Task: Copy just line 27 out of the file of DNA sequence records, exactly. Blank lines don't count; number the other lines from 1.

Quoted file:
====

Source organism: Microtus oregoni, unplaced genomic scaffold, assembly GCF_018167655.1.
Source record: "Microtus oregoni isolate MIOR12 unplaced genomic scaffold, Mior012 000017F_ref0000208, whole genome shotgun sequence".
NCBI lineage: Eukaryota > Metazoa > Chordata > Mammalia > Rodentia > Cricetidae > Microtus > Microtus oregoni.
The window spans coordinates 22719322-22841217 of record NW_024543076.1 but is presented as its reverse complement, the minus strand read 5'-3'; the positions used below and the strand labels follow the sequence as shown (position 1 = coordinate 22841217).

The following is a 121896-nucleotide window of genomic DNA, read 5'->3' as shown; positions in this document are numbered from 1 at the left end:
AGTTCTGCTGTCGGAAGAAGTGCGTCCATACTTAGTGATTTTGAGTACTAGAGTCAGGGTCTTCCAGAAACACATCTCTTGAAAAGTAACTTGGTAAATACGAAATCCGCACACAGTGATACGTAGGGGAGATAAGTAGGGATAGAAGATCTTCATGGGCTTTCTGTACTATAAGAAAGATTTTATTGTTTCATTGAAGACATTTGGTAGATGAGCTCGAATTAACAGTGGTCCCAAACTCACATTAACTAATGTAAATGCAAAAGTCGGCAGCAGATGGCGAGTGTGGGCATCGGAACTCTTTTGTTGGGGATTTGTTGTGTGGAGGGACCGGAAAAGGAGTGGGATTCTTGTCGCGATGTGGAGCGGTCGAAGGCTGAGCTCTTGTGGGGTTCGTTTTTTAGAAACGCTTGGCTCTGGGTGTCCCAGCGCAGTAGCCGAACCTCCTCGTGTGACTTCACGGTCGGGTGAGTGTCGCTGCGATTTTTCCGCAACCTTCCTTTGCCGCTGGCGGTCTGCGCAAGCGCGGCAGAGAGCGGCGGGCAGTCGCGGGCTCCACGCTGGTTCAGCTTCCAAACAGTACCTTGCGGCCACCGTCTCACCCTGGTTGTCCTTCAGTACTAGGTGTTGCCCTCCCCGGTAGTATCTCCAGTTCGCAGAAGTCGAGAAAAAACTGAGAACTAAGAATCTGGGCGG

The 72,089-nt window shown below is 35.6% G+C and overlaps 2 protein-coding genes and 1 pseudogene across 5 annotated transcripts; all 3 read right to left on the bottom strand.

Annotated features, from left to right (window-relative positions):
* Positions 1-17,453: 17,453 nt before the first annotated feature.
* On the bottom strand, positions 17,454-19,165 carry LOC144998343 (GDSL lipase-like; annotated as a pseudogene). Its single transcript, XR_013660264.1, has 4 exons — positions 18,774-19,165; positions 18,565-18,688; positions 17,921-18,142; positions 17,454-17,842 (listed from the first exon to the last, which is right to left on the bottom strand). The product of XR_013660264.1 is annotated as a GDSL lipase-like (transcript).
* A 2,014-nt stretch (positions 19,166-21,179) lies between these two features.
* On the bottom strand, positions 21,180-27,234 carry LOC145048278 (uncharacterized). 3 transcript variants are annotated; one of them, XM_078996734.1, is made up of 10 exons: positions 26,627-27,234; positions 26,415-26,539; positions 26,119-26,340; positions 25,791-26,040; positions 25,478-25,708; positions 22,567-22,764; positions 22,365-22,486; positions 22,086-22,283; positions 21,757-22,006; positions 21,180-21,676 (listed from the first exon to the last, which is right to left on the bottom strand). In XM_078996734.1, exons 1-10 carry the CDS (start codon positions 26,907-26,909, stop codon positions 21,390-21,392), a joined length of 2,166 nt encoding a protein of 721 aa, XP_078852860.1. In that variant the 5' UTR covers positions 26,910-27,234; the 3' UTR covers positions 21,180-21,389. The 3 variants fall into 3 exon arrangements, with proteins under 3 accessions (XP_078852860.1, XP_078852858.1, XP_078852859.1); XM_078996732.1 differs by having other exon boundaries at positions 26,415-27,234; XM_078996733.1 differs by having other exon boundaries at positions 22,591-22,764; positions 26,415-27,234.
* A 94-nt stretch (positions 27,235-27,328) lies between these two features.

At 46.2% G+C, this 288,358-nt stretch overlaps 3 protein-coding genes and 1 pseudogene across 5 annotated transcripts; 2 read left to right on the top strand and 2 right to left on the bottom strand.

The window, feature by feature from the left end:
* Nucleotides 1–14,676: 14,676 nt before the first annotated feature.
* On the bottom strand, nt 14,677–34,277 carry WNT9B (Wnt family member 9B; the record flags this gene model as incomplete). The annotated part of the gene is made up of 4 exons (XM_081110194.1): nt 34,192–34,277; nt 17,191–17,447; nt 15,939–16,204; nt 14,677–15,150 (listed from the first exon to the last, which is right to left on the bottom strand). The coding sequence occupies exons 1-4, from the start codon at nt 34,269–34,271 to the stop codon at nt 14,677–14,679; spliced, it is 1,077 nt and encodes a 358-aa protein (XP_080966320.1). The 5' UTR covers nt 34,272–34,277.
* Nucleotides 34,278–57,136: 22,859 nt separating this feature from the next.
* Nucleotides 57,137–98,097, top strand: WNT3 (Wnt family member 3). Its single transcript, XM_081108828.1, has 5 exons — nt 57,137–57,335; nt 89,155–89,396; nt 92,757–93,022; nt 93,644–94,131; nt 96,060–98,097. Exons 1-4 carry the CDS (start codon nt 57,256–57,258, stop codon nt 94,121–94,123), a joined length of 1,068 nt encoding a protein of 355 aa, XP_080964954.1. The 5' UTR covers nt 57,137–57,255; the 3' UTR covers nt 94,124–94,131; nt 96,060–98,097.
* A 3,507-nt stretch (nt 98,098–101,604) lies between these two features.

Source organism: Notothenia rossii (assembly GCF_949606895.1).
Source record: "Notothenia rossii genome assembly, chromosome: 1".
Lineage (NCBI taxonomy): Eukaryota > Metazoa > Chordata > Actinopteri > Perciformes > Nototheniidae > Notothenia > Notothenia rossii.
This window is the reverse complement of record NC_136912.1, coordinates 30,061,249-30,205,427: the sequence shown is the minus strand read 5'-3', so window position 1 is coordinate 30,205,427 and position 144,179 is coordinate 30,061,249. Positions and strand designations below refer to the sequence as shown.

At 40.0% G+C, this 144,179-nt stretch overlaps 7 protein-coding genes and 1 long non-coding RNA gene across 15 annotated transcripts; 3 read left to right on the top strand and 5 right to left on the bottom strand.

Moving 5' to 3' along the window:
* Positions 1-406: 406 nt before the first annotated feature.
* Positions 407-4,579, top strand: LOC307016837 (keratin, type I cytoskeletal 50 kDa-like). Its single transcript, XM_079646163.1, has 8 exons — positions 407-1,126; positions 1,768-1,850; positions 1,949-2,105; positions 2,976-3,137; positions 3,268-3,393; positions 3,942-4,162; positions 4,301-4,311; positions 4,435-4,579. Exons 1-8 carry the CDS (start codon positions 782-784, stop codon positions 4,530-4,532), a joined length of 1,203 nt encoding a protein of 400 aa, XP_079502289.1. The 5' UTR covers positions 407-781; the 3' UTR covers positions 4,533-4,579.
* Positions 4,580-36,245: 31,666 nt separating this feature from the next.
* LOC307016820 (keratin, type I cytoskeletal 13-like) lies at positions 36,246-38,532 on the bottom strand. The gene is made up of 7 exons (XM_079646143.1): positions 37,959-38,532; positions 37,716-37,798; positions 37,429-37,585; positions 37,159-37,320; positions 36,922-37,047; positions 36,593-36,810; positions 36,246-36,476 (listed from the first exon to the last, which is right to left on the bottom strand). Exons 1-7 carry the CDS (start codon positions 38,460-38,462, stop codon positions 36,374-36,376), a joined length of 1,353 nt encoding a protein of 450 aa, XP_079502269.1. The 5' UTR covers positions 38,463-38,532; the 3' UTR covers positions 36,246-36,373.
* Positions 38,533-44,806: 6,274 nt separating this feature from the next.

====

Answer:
* Positions 1-406: 406 nt before the first annotated feature.